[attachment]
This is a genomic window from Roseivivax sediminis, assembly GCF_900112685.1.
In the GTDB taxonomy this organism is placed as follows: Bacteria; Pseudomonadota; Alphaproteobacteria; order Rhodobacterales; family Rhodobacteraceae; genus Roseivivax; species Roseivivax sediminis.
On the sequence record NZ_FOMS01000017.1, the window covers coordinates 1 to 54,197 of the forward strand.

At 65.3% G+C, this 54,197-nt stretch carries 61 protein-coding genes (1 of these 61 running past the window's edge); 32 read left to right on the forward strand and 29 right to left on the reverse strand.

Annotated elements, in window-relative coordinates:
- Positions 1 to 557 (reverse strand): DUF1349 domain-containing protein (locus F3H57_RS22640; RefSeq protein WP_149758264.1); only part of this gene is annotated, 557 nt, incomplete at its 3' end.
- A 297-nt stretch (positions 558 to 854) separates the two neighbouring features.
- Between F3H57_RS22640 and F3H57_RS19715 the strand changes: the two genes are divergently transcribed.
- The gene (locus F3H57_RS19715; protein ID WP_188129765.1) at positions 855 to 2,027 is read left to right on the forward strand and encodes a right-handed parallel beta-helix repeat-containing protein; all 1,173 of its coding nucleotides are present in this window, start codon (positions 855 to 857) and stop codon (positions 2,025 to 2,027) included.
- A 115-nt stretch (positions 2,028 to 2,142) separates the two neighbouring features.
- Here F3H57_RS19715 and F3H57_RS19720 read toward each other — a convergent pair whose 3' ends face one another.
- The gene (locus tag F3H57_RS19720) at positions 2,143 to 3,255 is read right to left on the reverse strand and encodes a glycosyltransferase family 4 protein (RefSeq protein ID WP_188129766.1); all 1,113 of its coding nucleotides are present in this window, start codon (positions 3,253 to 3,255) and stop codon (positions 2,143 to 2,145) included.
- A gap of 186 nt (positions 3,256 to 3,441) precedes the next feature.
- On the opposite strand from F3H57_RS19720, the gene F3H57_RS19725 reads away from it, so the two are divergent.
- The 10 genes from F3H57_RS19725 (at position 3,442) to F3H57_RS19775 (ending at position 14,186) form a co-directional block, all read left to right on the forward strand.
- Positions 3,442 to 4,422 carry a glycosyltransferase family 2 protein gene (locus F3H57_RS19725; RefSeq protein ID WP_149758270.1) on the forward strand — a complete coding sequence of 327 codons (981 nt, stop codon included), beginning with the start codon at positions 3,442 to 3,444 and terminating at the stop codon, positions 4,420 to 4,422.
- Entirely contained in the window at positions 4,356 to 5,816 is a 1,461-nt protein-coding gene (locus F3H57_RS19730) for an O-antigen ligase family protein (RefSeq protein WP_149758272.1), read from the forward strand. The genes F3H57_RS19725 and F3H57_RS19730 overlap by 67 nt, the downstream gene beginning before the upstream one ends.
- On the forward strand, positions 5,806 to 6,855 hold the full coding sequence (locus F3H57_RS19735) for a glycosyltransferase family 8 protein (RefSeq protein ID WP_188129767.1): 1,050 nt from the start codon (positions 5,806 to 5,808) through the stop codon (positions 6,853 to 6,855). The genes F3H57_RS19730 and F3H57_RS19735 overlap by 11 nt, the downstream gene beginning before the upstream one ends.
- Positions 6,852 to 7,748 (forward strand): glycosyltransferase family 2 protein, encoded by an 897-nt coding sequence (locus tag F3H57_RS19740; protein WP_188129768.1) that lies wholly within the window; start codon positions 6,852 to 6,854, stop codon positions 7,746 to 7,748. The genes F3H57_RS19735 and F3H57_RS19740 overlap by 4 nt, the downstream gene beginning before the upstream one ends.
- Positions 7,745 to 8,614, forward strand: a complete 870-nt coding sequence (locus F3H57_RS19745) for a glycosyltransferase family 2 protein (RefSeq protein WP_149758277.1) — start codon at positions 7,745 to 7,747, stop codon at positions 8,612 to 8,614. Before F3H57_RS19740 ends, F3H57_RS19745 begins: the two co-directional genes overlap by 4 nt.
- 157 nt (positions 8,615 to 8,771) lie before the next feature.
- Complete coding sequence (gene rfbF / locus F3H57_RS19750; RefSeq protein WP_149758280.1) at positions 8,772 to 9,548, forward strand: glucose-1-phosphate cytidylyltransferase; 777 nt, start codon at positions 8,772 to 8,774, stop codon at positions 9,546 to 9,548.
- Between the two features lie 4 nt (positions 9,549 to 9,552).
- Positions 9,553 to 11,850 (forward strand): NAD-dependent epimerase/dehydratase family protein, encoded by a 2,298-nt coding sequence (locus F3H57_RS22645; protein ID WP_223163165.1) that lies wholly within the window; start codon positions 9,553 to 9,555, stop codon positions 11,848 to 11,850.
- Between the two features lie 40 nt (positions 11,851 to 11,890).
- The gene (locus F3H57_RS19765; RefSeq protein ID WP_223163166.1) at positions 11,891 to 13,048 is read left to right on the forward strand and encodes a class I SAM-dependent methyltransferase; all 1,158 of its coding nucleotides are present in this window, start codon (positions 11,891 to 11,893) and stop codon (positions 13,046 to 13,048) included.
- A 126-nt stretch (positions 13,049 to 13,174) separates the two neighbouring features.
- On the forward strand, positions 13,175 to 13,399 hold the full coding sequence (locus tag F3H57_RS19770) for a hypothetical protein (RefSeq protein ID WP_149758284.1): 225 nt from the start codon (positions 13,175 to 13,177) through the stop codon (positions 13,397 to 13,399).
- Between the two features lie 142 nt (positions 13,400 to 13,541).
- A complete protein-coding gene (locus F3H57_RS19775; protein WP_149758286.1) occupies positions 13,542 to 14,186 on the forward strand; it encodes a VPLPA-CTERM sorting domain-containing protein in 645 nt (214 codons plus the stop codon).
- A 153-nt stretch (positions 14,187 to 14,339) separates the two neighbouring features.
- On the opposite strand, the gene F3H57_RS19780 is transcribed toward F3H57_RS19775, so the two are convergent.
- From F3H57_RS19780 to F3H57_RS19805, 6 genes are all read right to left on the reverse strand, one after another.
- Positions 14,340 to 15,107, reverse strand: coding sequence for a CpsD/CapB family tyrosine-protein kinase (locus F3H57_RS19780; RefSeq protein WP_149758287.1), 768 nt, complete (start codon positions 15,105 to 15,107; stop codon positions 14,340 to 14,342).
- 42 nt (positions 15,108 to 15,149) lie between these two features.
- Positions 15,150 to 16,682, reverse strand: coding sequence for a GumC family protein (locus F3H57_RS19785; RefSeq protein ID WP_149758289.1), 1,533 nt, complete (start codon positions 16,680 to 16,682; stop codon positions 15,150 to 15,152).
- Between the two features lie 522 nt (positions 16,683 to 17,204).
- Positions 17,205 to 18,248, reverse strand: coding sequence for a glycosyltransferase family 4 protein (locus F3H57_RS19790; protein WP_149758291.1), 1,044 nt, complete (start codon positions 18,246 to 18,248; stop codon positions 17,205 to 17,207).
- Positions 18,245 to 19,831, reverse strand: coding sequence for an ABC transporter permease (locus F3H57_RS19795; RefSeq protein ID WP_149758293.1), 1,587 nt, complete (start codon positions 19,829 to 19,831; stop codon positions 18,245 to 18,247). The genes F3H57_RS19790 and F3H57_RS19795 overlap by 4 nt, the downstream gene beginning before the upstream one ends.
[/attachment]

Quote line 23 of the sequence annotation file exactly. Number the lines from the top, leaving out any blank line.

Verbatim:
- Between the two features lie 4 nt (positions 9,549 to 9,552).